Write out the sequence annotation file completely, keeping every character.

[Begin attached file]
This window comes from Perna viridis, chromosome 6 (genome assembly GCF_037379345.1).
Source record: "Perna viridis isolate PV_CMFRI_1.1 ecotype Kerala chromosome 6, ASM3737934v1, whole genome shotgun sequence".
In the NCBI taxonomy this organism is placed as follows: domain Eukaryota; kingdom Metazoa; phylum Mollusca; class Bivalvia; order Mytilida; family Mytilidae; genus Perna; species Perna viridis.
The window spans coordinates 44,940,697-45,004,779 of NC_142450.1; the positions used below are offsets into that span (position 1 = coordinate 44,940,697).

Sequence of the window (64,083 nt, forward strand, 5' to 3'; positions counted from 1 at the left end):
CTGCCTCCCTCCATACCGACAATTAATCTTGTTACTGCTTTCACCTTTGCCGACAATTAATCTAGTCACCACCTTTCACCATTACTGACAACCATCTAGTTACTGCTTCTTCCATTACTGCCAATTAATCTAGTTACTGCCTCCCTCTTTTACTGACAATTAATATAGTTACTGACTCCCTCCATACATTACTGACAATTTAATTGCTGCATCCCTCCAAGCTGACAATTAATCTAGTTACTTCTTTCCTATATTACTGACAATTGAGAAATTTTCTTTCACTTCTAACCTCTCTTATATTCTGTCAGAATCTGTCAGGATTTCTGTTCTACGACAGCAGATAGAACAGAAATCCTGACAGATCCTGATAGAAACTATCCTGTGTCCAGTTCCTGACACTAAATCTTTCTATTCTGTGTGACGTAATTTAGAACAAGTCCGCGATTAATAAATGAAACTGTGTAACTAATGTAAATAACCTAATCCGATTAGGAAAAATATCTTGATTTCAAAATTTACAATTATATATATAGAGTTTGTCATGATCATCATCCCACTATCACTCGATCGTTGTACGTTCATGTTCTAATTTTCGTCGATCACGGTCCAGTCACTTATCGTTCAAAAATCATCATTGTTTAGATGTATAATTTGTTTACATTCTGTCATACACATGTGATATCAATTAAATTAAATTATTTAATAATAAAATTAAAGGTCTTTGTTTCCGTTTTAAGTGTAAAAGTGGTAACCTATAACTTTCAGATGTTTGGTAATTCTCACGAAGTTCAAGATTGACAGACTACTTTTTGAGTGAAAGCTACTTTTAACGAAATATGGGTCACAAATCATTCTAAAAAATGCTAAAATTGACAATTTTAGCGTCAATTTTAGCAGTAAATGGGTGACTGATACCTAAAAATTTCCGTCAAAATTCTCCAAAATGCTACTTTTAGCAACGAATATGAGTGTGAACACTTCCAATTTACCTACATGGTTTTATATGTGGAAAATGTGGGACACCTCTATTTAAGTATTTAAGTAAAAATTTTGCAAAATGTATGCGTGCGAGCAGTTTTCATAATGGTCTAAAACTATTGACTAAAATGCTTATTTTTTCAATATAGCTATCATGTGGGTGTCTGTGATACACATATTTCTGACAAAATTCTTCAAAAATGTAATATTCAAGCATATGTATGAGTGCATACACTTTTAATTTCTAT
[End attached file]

This window comes from Perna viridis, chromosome 6 (genome assembly GCF_037379345.1).
Source record: "Perna viridis isolate PV_CMFRI_1.1 ecotype Kerala chromosome 6, ASM3737934v1, whole genome shotgun sequence".
In the NCBI taxonomy this organism is placed as follows: domain Eukaryota; kingdom Metazoa; phylum Mollusca; class Bivalvia; order Mytilida; family Mytilidae; genus Perna; species Perna viridis.
The window spans coordinates 44,940,697-45,004,779 of NC_142450.1; the positions used below are offsets into that span (position 1 = coordinate 44,940,697).

Sequence of the window (64,083 nt, forward strand, 5' to 3'; positions counted from 1 at the left end):
CTGCCTCCCTCCATACCGACAATTAATCTTGTTACTGCTTTCACCTTTGCCGACAATTAATCTAGTCACCACCTTTCACCATTACTGACAACCATCTAGTTACTGCTTCTTCCATTACTGCCAATTAATCTAGTTACTGCCTCCCTCTTTTACTGACAATTAATATAGTTACTGACTCCCTCCATACATTACTGACAATTTAATTGCTGCATCCCTCCAAGCTGACAATTAATCTAGTTACTTCTTTCCTATATTACTGACAATTGAGAAATTTTCTTTCACTTCTAACCTCTCTTATATTCTGTCAGAATCTGTCAGGATTTCTGTTCTACGACAGCAGATAGAACAGAAATCCTGACAGATCCTGATAGAAACTATCCTGTGTCCAGTTCCTGACACTAAATCTTTCTATTCTGTGTGACGTAATTTAGAACAAGTCCGCGATTAATAAATGAAACTGTGTAACTAATGTAAATAACCTAATCCGATTAGGAAAAATATCTTGATTTCAAAATTTACAATTATATATATAGAGTTTGTCATGATCATCATCCCACTATCACTCGATCGTTGTACGTTCATGTTCTAATTTTCGTCGATCACGGTCCAGTCACTTATCGTTCAAAAATCATCATTGTTTAGATGTATAATTTGTTTACATTCTGTCATACACATGTGATATCAATTAAATTAAATTATTTAATAATAAAATTAAAGGTCTTTGTTTCCGTTTTAAGTGTAAAAGTGGTAACCTATAACTTTCAGATGTTTGGTAATTCTCACGAAGTTCAAGATTGACAGACTACTTTTTGAGTGAAAGCTACTTTTAACGAAATATGGGTCACAAATCATTCTAAAAAATGCTAAAATTGACAATTTTAGCGTCAATTTTAGCAGTAAATGGGTGACTGATACCTAAAAATTTCCGTCAAAATTCTCCAAAATGCTACTTTTAGCAACGAATATGAGTGTGAACACTTCCAATTTACCTACATGGTTTTATATGTGGAAAATGTGGGACACCTCTATTTAAGTATTTAAGTAAAAATTTTGCAAAATGTATGCGTGCGAGCAGTTTTCATAATGGTCTAAAACTATTGACTAAAATGCTTATTTTTTCAATATAGCTATCATGTGGGTGTCTGTGATACACATATTTCTGACAAAATTCTTCAAAAATGTAATATTCAAGCATATGTATGAGTGCATACACTTTTAATTTCTAT